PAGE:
Announcement

Collapse
No announcement yet.

Important Literature Books & The Search States Found w/in Them

Collapse
X
  • Filter
  • Time
  • Show
Clear All
new posts

  • Important Literature Books & The Search States Found w/in Them

    Important Literature Books & The Search States Found w/in Them:

    1. For Whom the Bell Tolls by Ernest Hemingway
    • Montana
    2. The Great Gatsby by F. Scott Fitzgerald
    • Montana made him a millionaire
    • New Mexico
    3. The Outlaw Trail: A Journey Through Time by Robert Redford
    • Montana
    • Wyoming
    • Colorado
    • New Mexico
    4. Catcher in the Rye by J.D. Salinger
    • Montana - (by way of the Yellowstone National Park reference)
    • Wyoming - (by way of the Yellowstone National Park reference)
    5. Kismet: An "Arabian Night" in Three Acts by Edward Knoblock
    • None - This is actually a play written into a book, though, so might not count as a "book".

    Conclusion:

    Other than the Kismet, which could technically be considered a play instead of a book, the only search state that is mentioned in all four books referenced in the Important Literature chapter of TTOTC is the state of Montana.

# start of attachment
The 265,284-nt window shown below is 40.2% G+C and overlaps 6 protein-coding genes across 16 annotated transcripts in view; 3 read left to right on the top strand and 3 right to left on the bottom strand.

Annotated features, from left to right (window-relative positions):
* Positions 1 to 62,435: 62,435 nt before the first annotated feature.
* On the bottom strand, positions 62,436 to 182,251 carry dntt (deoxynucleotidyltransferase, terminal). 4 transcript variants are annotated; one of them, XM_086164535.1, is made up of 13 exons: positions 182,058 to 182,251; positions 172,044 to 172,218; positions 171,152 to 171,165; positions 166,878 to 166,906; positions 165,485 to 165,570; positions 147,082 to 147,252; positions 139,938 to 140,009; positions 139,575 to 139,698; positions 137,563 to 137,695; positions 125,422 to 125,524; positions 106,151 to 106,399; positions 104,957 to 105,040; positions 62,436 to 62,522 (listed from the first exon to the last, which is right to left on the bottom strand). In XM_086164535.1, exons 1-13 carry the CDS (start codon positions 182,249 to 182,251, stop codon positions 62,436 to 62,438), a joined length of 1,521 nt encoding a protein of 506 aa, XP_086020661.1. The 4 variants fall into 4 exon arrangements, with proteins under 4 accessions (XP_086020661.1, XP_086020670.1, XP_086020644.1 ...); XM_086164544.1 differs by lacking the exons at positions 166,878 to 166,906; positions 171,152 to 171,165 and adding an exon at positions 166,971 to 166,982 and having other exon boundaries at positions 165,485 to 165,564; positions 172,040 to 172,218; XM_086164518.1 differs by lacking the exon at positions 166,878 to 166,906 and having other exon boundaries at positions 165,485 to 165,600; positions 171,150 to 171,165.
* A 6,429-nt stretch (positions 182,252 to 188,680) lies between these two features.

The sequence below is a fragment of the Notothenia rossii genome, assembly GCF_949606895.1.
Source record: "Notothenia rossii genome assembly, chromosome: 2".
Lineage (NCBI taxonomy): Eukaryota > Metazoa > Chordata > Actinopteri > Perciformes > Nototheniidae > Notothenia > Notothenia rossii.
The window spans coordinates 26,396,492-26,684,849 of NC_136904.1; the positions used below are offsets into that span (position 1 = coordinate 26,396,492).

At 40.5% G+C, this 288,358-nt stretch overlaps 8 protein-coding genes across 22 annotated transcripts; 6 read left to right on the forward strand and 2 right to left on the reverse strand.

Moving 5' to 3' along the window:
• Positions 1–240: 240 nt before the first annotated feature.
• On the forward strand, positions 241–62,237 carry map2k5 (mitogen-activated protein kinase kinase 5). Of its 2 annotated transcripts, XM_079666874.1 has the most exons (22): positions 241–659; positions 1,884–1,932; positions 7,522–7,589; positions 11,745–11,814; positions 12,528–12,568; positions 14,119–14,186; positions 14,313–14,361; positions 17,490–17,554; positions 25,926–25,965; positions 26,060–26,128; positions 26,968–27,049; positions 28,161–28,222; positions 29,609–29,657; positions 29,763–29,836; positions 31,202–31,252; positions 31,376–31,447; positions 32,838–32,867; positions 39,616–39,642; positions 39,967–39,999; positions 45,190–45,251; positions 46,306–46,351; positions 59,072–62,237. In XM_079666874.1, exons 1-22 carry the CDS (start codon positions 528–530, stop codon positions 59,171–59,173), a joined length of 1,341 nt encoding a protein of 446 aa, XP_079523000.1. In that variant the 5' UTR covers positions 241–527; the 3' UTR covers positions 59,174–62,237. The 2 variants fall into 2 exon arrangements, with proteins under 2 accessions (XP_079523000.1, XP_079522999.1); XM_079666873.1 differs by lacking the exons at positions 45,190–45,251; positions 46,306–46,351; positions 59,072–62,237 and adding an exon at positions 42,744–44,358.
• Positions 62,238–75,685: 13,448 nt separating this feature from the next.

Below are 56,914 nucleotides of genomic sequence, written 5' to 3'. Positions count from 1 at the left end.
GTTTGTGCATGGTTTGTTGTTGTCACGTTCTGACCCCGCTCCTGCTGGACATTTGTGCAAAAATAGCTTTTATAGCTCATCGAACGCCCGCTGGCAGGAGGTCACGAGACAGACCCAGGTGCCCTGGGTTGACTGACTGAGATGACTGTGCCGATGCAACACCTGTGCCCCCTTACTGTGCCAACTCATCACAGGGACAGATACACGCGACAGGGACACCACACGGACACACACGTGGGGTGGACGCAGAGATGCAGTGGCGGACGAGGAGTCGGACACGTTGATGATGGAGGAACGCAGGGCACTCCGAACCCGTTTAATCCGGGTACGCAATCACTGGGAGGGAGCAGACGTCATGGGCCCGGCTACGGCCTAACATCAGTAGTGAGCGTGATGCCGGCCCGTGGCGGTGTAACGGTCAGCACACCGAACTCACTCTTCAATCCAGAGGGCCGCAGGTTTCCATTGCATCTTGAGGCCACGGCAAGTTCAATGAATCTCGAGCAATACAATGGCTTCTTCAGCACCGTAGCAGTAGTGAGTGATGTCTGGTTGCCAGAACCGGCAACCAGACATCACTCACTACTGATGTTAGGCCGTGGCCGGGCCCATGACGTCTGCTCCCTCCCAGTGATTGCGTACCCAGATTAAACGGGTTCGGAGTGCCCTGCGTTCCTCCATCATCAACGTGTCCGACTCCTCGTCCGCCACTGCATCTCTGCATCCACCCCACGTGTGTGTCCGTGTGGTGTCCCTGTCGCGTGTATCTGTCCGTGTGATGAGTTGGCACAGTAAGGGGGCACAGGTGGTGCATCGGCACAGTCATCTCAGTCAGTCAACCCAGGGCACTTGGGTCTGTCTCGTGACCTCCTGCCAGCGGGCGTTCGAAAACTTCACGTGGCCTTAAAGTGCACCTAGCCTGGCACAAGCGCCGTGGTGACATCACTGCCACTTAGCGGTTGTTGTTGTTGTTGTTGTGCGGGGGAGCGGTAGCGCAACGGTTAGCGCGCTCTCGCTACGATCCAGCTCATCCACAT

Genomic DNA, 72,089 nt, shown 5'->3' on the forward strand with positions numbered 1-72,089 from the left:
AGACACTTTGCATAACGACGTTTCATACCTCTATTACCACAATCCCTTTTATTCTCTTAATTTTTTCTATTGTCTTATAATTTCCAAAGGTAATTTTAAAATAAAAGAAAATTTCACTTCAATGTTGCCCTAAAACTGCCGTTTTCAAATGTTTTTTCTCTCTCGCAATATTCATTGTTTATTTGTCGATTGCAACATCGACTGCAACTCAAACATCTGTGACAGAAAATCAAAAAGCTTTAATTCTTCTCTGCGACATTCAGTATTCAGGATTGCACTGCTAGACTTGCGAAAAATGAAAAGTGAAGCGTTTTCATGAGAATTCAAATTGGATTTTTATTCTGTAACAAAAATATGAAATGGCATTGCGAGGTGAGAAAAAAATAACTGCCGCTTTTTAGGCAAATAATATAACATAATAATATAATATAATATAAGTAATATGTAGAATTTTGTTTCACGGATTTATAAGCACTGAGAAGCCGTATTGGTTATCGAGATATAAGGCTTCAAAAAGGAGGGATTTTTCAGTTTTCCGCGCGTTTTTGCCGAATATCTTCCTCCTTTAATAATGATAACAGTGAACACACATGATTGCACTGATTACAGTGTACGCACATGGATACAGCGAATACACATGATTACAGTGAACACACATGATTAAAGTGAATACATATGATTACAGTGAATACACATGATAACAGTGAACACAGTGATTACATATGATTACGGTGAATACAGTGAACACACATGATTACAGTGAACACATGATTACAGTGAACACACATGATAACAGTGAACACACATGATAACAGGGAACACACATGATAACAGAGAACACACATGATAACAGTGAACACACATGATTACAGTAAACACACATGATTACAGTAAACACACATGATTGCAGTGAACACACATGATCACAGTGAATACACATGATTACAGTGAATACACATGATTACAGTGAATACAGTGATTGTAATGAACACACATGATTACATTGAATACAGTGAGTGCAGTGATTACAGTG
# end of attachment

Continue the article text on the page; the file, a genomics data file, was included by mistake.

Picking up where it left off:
"It seems logical to me that a deep thinking treasure searcher could use logic to determine an important clue to the location of the treasure... f"
    If you would like to know my W.W.W.H., get a list of over 600 G.N.I.S. potential ones, and another list of 5,000 searchable springs with coordinate information, you can literally buy it here for $25: https://www.ebay.com/itm/283499665615

  • #2
    Originally posted by minotaur_moreno View Post
    Important Literature Books & The Search States Found w/in Them:

    1. For Whom the Bell Tolls by Ernest Hemingway
    • Montana
    2. The Great Gatsby by F. Scott Fitzgerald
    • Montana made him a millionaire
    • New Mexico
    3. The Outlaw Trail: A Journey Through Time by Robert Redford
    • Montana
    • Wyoming
    • Colorado
    • New Mexico
    4. Catcher in the Rye by J.D. Salinger
    • Montana - (by way of the Yellowstone National Park reference)
    • Wyoming - (by way of the Yellowstone National Park reference)
    5. Kismet: An "Arabian Night" in Three Acts by Edward Knoblock
    • None - This is actually a play written into a book, though, so might not count as a "book".

    Conclusion:

    Other than the Kismet, which could technically be considered a play instead of a book, the only search state that is mentioned in all four books referenced in the Important Literature chapter of TTOTC is the state of Montana.

    "It seems logical to me that a deep thinking treasure searcher could use logic to determine an important clue to the location of the treasure... f"
    "It seems logical to me that a deep thinking treasure searcher could use logic to determine an important clue to the location of the treasure... f"